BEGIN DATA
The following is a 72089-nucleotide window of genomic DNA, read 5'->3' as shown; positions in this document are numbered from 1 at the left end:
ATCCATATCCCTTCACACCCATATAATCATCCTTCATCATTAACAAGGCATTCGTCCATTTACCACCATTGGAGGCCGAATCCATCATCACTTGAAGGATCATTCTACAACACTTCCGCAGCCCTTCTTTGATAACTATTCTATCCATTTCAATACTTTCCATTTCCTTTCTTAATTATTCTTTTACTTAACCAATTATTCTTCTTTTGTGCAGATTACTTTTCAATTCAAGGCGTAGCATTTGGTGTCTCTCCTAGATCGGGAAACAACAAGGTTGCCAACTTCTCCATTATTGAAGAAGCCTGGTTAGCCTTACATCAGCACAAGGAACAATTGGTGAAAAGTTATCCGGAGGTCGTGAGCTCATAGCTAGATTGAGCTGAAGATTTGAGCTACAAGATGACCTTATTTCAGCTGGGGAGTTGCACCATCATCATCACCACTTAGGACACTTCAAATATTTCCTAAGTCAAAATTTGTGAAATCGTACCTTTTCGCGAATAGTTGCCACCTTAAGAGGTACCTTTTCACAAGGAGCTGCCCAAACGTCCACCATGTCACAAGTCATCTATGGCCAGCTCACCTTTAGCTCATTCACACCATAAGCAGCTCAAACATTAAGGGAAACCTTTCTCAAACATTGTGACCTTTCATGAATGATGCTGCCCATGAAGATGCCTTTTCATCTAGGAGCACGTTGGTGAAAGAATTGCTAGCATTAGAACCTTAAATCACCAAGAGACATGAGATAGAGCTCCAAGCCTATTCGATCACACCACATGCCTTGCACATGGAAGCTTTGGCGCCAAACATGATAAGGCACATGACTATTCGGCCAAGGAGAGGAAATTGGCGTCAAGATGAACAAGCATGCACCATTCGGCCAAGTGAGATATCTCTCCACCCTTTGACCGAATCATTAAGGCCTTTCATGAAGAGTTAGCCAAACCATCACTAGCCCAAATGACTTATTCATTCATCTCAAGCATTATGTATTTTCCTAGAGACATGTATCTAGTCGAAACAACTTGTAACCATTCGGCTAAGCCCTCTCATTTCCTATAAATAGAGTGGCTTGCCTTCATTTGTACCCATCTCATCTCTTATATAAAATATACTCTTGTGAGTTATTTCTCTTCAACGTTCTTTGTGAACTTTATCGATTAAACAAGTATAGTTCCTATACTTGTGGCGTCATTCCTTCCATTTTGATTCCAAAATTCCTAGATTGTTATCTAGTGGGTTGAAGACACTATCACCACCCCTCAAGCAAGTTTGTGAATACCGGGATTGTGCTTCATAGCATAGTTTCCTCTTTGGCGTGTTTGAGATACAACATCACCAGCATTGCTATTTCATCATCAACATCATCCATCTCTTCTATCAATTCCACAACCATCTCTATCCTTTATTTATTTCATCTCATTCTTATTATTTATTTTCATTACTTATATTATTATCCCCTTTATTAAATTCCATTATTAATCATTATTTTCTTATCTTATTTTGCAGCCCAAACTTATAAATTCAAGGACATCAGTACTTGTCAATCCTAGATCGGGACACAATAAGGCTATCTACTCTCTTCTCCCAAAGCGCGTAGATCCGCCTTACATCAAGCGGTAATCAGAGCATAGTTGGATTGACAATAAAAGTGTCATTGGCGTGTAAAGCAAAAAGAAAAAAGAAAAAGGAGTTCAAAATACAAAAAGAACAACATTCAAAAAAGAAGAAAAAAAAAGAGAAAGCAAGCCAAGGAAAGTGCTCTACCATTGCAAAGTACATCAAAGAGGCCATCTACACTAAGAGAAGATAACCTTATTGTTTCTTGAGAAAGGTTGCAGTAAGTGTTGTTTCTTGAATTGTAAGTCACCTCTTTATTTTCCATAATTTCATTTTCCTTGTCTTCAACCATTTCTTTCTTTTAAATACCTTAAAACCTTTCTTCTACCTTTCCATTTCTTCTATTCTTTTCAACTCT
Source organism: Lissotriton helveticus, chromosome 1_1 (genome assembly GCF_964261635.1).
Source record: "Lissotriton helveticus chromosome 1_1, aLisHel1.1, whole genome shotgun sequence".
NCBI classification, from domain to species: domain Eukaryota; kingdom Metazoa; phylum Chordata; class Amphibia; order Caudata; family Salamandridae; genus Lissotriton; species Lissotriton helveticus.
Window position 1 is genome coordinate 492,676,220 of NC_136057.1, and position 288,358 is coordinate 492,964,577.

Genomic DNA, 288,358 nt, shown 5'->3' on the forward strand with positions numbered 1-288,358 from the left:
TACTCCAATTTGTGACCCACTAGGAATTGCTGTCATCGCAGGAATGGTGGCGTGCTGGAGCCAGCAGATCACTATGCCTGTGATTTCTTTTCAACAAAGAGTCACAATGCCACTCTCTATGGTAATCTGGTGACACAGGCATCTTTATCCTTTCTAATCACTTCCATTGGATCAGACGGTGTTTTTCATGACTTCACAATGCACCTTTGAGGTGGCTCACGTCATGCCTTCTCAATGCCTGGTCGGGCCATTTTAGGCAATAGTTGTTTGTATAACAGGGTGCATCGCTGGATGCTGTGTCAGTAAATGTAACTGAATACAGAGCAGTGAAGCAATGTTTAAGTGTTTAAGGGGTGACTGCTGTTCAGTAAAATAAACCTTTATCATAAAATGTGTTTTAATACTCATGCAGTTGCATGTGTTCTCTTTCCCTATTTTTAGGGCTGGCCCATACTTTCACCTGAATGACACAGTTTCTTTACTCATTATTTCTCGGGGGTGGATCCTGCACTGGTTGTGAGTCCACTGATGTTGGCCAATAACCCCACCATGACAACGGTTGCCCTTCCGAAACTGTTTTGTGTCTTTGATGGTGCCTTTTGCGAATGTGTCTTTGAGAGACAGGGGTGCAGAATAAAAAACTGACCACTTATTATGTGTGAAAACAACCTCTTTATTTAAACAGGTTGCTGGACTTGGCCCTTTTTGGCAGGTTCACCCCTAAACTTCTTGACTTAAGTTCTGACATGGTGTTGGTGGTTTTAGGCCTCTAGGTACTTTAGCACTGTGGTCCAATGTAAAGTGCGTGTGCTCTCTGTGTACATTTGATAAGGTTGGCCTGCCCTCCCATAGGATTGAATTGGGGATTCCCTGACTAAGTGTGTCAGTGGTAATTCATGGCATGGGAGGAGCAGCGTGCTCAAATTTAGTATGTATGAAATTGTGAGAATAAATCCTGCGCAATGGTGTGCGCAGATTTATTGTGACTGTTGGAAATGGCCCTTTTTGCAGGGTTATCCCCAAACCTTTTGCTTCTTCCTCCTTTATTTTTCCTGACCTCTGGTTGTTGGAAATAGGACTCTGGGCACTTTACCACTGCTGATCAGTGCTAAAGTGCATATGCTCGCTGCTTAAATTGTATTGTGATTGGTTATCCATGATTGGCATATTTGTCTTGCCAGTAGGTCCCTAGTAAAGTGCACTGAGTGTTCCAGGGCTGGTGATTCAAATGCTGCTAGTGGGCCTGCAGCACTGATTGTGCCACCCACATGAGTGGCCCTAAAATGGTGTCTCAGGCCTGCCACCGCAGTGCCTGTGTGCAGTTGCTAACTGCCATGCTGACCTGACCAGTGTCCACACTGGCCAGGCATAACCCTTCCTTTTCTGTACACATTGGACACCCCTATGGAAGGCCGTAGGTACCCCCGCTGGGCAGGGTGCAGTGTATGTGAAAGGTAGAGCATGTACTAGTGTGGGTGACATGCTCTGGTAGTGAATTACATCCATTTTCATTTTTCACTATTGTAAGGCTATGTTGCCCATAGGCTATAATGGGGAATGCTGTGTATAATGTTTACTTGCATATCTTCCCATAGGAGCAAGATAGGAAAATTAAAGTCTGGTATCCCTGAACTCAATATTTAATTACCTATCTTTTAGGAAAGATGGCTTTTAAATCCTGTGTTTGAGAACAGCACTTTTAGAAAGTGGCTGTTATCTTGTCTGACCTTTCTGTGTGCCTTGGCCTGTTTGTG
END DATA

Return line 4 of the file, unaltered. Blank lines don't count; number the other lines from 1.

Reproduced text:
Source record: "Lissotriton helveticus chromosome 1_1, aLisHel1.1, whole genome shotgun sequence".